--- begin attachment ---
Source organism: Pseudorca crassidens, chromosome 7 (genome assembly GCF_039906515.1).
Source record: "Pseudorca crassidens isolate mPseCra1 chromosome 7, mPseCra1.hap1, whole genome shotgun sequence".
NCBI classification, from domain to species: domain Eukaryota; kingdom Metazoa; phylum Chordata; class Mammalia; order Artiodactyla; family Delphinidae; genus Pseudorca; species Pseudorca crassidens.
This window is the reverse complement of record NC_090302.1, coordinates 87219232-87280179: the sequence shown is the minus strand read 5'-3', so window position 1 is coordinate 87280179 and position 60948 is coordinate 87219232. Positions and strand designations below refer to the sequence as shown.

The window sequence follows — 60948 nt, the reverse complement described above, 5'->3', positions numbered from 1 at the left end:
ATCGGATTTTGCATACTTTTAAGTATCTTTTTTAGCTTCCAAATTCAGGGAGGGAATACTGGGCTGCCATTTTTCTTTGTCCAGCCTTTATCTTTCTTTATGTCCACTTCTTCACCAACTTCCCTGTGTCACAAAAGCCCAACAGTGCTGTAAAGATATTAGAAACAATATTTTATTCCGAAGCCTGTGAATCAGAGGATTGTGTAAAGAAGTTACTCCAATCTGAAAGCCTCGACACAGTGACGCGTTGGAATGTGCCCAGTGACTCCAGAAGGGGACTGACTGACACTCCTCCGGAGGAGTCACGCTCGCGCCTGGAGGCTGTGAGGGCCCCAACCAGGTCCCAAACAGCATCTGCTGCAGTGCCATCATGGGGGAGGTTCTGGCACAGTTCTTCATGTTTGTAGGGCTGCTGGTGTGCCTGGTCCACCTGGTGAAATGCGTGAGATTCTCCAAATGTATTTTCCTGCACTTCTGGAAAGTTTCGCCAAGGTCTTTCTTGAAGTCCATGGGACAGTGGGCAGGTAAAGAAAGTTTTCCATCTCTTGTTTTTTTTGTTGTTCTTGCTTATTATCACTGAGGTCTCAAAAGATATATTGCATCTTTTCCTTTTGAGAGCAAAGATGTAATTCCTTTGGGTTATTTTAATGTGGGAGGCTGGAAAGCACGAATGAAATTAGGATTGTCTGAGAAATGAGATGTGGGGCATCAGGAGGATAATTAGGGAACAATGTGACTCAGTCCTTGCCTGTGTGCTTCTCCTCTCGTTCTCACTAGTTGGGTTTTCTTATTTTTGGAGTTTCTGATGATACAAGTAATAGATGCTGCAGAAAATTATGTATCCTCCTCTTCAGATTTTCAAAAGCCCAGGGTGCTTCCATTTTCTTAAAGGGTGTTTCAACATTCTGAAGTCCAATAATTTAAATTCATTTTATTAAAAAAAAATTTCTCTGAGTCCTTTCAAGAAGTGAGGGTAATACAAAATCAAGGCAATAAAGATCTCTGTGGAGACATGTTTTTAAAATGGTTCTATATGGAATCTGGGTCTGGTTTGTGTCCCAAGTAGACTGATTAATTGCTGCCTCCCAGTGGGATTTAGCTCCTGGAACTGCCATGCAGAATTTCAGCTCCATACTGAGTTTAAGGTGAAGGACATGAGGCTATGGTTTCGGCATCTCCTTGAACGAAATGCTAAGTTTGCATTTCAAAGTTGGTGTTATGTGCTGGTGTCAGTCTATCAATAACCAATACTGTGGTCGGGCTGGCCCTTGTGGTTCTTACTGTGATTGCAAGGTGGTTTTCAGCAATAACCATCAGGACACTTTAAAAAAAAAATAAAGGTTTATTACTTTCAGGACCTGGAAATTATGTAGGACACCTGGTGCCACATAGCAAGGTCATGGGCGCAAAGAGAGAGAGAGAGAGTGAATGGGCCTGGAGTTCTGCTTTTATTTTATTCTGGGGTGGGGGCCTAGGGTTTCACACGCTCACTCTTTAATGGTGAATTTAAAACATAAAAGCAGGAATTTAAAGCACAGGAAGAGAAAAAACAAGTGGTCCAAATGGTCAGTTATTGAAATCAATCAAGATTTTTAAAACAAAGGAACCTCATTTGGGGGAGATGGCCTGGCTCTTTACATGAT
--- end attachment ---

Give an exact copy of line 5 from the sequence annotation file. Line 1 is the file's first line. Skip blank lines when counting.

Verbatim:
The window sequence follows — 60948 nt, the reverse complement described above, 5'->3', positions numbered from 1 at the left end: